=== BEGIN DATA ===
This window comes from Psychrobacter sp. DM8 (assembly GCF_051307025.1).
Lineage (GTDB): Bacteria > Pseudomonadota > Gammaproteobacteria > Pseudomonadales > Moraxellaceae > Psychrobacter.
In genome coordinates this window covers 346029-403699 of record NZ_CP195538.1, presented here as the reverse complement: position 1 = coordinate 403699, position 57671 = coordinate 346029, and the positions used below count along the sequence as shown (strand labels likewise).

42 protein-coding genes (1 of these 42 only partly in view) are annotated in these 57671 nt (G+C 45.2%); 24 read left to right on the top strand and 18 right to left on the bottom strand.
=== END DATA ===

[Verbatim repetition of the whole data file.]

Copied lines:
This window comes from Psychrobacter sp. DM8 (assembly GCF_051307025.1).
Lineage (GTDB): Bacteria > Pseudomonadota > Gammaproteobacteria > Pseudomonadales > Moraxellaceae > Psychrobacter.
In genome coordinates this window covers 346029-403699 of record NZ_CP195538.1, presented here as the reverse complement: position 1 = coordinate 403699, position 57671 = coordinate 346029, and the positions used below count along the sequence as shown (strand labels likewise).

42 protein-coding genes (1 of these 42 only partly in view) are annotated in these 57671 nt (G+C 45.2%); 24 read left to right on the top strand and 18 right to left on the bottom strand.